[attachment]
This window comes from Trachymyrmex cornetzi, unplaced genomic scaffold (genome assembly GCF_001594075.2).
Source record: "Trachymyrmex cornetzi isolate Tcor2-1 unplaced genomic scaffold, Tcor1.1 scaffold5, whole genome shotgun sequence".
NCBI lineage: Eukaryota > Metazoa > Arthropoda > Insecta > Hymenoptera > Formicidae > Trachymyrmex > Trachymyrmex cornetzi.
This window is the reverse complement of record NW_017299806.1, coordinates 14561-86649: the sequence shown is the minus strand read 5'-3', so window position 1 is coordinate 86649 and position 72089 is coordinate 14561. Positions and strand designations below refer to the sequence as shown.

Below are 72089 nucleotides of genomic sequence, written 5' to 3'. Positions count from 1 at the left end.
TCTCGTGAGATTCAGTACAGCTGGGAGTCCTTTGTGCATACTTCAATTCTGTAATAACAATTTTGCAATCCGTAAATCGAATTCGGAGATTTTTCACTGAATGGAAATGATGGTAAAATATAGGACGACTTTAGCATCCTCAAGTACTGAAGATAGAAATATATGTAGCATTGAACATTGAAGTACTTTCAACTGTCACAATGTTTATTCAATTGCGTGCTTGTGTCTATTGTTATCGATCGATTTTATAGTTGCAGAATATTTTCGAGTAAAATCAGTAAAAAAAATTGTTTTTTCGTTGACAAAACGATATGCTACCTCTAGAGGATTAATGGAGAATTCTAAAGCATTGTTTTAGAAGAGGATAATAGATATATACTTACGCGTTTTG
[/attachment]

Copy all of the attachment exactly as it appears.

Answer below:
This window comes from Trachymyrmex cornetzi, unplaced genomic scaffold (genome assembly GCF_001594075.2).
Source record: "Trachymyrmex cornetzi isolate Tcor2-1 unplaced genomic scaffold, Tcor1.1 scaffold5, whole genome shotgun sequence".
NCBI lineage: Eukaryota > Metazoa > Arthropoda > Insecta > Hymenoptera > Formicidae > Trachymyrmex > Trachymyrmex cornetzi.
This window is the reverse complement of record NW_017299806.1, coordinates 14561-86649: the sequence shown is the minus strand read 5'-3', so window position 1 is coordinate 86649 and position 72089 is coordinate 14561. Positions and strand designations below refer to the sequence as shown.

Below are 72089 nucleotides of genomic sequence, written 5' to 3'. Positions count from 1 at the left end.
TCTCGTGAGATTCAGTACAGCTGGGAGTCCTTTGTGCATACTTCAATTCTGTAATAACAATTTTGCAATCCGTAAATCGAATTCGGAGATTTTTCACTGAATGGAAATGATGGTAAAATATAGGACGACTTTAGCATCCTCAAGTACTGAAGATAGAAATATATGTAGCATTGAACATTGAAGTACTTTCAACTGTCACAATGTTTATTCAATTGCGTGCTTGTGTCTATTGTTATCGATCGATTTTATAGTTGCAGAATATTTTCGAGTAAAATCAGTAAAAAAAATTGTTTTTTCGTTGACAAAACGATATGCTACCTCTAGAGGATTAATGGAGAATTCTAAAGCATTGTTTTAGAAGAGGATAATAGATATATACTTACGCGTTTTG